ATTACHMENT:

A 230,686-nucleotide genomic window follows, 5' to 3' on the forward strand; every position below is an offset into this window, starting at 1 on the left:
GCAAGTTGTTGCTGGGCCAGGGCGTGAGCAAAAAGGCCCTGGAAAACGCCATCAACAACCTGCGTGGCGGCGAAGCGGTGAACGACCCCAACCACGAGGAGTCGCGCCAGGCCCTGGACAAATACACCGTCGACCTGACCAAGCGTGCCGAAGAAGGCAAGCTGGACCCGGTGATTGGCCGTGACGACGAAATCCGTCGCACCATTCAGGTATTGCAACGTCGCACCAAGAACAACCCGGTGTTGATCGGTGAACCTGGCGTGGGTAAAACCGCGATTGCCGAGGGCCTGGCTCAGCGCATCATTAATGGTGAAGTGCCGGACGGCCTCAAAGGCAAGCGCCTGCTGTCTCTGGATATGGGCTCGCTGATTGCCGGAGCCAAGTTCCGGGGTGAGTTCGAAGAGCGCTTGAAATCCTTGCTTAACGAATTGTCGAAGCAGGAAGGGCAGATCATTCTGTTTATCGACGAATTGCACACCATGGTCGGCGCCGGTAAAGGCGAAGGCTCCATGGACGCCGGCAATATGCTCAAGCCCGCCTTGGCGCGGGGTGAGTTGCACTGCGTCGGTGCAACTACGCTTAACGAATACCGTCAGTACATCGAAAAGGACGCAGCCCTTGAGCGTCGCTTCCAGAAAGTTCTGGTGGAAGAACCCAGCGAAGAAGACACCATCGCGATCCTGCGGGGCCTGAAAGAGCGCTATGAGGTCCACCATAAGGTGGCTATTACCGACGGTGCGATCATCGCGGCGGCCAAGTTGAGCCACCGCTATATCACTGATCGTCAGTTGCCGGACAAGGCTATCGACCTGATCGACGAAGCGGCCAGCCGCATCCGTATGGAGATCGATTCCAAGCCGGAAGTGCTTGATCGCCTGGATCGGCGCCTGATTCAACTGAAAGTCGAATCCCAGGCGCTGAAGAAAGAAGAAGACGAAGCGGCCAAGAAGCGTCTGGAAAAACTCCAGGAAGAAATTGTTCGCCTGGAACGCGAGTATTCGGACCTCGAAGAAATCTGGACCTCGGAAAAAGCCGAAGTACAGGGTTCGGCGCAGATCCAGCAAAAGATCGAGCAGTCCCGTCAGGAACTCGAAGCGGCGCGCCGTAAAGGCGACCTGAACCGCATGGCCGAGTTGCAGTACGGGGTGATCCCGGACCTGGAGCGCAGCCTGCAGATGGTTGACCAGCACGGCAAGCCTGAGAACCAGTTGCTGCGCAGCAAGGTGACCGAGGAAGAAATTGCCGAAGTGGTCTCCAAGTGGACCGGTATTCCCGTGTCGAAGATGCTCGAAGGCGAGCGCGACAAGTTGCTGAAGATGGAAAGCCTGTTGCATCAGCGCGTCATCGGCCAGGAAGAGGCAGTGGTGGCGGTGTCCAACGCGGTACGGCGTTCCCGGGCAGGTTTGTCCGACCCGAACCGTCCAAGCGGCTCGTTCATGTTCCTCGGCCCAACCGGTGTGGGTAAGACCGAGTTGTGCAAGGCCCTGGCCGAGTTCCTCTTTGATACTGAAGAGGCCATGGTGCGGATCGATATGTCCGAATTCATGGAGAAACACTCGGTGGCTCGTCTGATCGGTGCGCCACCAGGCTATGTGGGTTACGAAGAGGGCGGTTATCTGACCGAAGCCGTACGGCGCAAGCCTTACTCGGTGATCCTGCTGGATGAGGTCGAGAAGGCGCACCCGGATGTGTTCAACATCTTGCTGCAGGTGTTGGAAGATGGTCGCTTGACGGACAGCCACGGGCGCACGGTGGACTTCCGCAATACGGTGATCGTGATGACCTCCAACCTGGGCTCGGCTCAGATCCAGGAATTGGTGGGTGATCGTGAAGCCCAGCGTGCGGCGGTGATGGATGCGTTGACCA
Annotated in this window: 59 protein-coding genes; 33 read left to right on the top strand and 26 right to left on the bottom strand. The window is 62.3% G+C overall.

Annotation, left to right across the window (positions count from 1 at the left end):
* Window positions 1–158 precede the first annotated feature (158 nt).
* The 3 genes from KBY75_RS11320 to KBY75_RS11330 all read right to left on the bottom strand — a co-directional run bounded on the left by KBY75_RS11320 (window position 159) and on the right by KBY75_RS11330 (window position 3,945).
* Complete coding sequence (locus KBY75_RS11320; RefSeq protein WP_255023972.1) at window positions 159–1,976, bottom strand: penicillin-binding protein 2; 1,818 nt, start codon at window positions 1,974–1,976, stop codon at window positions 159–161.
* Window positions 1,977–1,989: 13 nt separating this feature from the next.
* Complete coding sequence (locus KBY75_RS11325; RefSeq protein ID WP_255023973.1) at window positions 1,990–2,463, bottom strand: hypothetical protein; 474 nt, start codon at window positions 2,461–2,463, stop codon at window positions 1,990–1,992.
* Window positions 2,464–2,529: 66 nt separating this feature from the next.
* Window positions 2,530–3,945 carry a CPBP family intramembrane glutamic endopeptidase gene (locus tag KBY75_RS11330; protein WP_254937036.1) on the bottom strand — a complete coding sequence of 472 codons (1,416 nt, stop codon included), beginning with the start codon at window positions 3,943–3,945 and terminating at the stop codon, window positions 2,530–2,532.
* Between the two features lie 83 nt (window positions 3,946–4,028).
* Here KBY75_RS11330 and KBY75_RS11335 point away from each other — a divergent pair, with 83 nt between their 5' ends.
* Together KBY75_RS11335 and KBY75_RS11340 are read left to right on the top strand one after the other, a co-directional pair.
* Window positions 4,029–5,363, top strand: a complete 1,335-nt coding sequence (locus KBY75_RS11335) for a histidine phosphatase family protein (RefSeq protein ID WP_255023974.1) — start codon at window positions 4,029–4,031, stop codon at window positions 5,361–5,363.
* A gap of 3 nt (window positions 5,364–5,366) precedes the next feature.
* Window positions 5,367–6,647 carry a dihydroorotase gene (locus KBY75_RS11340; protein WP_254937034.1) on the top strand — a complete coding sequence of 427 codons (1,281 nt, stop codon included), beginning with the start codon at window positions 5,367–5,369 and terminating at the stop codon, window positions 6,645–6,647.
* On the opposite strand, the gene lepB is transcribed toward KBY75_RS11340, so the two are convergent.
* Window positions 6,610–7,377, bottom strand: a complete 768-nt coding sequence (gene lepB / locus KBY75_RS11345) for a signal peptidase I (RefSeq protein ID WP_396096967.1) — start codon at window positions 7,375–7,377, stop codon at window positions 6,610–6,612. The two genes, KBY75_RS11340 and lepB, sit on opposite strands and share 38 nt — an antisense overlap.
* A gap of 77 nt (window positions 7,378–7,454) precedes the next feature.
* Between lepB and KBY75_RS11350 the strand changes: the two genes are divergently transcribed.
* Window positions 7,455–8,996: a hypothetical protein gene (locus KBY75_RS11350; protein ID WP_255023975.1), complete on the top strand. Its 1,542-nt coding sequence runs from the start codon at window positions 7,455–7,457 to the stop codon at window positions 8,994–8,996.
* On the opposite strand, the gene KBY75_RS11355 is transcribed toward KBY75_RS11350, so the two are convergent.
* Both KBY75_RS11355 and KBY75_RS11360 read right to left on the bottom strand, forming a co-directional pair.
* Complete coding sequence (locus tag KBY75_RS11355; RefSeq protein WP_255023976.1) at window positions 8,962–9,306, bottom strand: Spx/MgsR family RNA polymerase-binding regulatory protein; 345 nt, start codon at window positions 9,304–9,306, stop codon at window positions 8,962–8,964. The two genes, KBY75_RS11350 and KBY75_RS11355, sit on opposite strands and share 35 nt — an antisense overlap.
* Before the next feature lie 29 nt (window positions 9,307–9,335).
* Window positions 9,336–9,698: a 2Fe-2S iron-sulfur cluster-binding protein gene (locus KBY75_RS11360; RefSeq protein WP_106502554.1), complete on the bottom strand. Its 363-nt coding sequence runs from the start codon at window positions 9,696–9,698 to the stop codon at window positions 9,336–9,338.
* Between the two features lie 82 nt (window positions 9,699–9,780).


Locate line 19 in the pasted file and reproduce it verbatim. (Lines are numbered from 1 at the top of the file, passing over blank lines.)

* Window positions 6,610–7,377, bottom strand: a complete 768-nt coding sequence (gene lepB / locus KBY75_RS11345) for a signal peptidase I (RefSeq protein ID WP_396096967.1) — start codon at window positions 7,375–7,377, stop codon at window positions 6,610–6,612. The two genes, KBY75_RS11340 and lepB, sit on opposite strands and share 38 nt — an antisense overlap.